Fed Officials Debated Rate Liftoff in 2015, Offering Lessons for Today

The Federal Reserve lifted interest rates from near-zero in 2015 after years of holding them at rock bottom following the 2008 global financial crisis. Transcripts from their policy discussions, released Friday, show just how fraught that decision was.

The debate that played out then is especially relevant at a time when the central bank has again slashed interest rates practically to zero, this time to fight the pandemic-induced economic downturn. The concerns that officials voiced over lifting rates in 2015 — that inflation would not pick up, and that the labor market had further to heal — proved prescient in ways that will inform policy setting in the years to come.

The Fed, under Chair Janet L. Yellen, raised its policy rate in 2015 as the unemployment rate dropped. Officials worried that if they waited too long to nudge borrowing costs higher, they would stoke an economic overheating that would push inflation higher and prove hard to contain.

The logic, at the time, was that monetary policy works with “long and variable” lags, and it was better to start to gently normalize policy before rapid price gains actually showed up.

But even back then, not everyone on the Fed’s rate-setting Federal Open Market Committee was comfortable with the plan. When the decision to lift interest rates came in December, Governor Lael Brainard seemed to question it — arguing that the labor market still had room to expand and that inflation was coming in short of the committee’s 2 percent goal. She ultimately voted for the decision alongside Ms. Yellen and her fellow policymakers.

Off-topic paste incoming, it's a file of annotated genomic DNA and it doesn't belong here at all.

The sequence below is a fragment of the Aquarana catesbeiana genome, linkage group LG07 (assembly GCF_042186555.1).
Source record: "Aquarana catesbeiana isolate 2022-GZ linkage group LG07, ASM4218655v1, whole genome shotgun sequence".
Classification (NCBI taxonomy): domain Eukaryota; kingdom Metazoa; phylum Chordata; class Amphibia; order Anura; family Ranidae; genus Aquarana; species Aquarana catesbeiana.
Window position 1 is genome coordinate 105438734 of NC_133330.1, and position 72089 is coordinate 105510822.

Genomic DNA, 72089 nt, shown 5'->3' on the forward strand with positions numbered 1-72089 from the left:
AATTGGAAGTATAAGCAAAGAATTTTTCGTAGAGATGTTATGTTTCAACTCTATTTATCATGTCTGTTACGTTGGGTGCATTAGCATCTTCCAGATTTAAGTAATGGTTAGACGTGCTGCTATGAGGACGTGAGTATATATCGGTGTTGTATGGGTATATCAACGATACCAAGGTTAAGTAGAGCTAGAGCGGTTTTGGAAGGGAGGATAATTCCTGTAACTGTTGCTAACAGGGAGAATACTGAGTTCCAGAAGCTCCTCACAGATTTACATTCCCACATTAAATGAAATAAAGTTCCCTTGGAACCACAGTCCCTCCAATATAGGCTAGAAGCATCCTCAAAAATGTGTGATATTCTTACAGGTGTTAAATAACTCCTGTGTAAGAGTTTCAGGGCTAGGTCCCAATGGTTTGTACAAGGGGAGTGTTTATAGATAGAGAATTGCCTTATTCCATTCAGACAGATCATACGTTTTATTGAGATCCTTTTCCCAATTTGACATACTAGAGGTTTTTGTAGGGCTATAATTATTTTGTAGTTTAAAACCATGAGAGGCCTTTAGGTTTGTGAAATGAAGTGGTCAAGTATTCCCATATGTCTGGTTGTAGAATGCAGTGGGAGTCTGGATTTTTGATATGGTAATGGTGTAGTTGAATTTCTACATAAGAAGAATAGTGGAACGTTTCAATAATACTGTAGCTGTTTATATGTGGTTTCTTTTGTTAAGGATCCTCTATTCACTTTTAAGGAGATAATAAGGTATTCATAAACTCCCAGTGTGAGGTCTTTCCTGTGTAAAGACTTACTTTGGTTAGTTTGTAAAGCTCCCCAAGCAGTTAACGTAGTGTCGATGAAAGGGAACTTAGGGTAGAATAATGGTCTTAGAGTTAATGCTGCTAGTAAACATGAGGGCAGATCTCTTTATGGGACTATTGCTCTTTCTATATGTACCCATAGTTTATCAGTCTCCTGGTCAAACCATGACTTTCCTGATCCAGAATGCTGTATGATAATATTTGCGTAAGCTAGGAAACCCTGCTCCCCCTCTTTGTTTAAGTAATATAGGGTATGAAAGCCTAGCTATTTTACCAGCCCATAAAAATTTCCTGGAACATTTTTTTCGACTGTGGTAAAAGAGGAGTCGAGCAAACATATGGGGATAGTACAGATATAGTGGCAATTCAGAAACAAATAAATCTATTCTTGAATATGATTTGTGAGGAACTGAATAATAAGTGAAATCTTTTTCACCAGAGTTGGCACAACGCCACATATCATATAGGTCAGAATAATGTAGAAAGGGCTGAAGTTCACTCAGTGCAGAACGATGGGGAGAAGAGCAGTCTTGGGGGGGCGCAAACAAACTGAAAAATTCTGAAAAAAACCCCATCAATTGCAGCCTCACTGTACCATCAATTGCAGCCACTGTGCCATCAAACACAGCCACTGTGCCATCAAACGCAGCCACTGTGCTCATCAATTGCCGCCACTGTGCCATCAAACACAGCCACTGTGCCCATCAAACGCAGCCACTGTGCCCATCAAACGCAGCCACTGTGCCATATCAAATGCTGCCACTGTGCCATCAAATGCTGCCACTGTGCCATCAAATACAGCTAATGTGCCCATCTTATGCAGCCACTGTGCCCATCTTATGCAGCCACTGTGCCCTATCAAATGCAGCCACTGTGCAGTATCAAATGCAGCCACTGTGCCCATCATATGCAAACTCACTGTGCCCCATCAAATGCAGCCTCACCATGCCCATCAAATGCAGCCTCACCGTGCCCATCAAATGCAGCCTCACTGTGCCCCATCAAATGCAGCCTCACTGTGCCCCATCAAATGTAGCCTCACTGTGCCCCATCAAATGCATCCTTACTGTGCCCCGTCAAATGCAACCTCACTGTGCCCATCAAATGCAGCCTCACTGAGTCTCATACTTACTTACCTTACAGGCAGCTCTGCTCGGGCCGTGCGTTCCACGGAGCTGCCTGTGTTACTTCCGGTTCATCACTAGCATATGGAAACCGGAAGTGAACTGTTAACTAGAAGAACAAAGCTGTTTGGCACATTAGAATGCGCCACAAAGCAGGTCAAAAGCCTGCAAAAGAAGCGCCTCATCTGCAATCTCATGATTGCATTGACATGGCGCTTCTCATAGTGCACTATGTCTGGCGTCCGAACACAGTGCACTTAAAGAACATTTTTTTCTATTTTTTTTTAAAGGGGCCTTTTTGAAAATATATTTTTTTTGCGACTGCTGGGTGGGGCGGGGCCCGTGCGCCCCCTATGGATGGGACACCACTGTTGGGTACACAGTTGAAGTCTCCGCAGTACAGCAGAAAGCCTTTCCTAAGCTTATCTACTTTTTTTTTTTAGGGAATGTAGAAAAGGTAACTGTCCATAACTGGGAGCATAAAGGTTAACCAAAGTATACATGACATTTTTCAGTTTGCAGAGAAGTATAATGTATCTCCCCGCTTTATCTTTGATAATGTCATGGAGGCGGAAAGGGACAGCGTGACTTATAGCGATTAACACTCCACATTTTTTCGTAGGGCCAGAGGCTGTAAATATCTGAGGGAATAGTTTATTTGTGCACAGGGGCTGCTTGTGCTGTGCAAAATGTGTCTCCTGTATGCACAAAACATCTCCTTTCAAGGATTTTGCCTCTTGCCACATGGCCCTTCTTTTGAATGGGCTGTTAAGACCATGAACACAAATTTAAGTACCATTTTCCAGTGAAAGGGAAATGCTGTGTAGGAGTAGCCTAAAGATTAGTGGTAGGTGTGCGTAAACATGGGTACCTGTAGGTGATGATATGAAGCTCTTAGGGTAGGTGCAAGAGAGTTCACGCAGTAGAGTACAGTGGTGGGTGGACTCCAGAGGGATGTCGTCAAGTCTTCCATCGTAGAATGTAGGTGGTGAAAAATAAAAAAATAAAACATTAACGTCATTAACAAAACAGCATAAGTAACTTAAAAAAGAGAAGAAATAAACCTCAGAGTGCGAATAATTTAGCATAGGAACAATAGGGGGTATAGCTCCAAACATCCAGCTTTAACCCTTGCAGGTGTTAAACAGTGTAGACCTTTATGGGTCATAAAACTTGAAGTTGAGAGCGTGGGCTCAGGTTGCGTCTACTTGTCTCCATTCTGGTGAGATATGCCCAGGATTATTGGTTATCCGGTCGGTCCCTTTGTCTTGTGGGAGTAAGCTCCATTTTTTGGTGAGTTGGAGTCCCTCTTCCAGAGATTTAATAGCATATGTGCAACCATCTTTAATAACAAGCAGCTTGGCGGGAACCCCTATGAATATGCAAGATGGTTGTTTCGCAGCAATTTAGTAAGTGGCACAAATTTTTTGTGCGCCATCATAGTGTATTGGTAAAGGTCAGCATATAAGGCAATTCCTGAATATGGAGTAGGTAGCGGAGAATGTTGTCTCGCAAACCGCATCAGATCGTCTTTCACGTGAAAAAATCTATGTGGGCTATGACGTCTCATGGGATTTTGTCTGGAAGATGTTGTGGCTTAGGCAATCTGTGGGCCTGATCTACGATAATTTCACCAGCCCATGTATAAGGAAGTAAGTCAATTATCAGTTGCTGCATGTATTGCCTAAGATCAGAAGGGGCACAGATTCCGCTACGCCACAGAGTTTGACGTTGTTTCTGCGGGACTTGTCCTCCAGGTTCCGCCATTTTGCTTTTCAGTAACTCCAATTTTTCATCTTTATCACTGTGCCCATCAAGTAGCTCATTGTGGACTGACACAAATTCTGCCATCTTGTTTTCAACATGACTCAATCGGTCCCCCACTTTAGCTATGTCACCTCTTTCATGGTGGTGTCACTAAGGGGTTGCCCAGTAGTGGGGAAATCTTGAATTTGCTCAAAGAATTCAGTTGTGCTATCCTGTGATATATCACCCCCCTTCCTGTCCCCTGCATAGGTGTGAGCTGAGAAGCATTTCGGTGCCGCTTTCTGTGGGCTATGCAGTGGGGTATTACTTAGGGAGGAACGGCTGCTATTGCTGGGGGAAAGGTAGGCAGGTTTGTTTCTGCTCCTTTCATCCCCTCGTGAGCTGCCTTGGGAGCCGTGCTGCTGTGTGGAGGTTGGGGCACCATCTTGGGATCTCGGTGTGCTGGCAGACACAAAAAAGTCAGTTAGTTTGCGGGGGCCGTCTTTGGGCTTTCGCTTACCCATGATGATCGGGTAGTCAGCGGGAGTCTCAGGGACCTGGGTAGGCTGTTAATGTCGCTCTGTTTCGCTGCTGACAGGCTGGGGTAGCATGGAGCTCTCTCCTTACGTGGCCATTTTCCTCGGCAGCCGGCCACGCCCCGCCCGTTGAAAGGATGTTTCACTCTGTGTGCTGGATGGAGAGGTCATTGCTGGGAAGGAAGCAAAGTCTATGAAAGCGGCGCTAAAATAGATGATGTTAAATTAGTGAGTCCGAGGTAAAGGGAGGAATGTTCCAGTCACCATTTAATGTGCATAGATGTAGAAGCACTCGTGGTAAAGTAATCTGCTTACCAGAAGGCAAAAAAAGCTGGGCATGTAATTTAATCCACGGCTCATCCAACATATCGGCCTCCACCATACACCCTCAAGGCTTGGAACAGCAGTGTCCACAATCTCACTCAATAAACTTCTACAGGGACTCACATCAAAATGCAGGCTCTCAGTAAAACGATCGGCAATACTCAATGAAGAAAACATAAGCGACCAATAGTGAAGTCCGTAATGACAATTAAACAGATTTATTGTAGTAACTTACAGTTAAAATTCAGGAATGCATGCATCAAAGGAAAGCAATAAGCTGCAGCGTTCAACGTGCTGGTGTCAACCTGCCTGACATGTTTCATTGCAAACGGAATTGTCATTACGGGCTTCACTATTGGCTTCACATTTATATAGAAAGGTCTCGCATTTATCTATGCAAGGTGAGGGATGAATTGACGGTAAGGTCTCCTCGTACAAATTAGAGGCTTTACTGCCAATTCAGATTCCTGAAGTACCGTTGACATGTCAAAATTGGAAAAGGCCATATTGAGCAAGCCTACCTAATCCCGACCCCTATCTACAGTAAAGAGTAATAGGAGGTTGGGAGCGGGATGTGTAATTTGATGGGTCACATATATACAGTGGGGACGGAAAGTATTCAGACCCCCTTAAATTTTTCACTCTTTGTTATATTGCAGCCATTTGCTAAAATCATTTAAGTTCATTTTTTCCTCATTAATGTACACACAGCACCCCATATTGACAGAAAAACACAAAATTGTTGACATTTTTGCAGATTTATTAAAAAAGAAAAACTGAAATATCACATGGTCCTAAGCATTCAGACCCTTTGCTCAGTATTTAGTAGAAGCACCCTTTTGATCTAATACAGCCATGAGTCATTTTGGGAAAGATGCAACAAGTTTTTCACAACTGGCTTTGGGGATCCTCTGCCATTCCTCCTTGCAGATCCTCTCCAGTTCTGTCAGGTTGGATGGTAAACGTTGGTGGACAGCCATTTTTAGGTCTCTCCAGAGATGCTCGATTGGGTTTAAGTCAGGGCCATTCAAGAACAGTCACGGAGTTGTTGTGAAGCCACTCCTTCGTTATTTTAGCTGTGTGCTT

“The recent price data give little hint that this undershooting of our target will end any time soon,” Ms. Brainard said of inflation at the time, according to the transcript. That, paired with risks from a slowdown overseas, made her place “somewhat greater weight on the possible regret associated with tightening too early than on the possible regret associated with waiting a little longer.”

In explaining that she would vote for the increase anyway, Ms. Brainard said that she placed “a very high premium on ensuring the credibility of monetary policy” and appreciated the thoughtful process Ms. Yellen and the staff had undergone in planning to change the policy. She suggested in 2019 that moving rates up in 2015 was a mistake, and that “a better alternative would have been to delay liftoff until we had achieved our targets.”

Stanley Fischer, the vice chairman at the time, laid out a concise explanation of why the committee was moving.

“Why move now?” he said. “First, as the chair has emphasized, our actions become effective with a lag. Second, there are some signs of accumulating financial stability problems. And, third, the signal we will be sending will reinforce the fact that our economic situation is continuing to normalize.”

Jerome H. Powell, then a Fed governor and now the central bank’s chair, said at the time that remaining room for labor market gains was “probably modest” but highly uncertain, and that the participation rate — which measures people working or looking for work — might rebound.

“I’m not in any hurry to conclude that the current low level of participation reflects immutable structural factors,” Mr. Powell said. “I think it’s likely to be necessary for the economy to run above trend for some time to ensure that inflation does reach our 2 percent target.”

The more reticent stances aged comparatively well. The Fed’s pre-emptive rate increases have been viewed by many economists and analysts in the time since as possibly premature. The unemployment rate continued to drop for years, but as more workers came into the job market, wages increased only moderately. Price gains remained stable, and actually a bit softer than Fed officials were hoping.

As a result, the Fed has reassessed how it sets monetary policy. Mr. Powell said earlier this year that he and his colleagues will now focus on “shortfalls” from full employment — worrying only if the job market is coming in weak, not if it’s coming in strong, as long as inflation is contained.

They no longer plan to raise interest rates to fend off inflation before it actually shows up, officials have said, paving the way for longer periods of lower rates.

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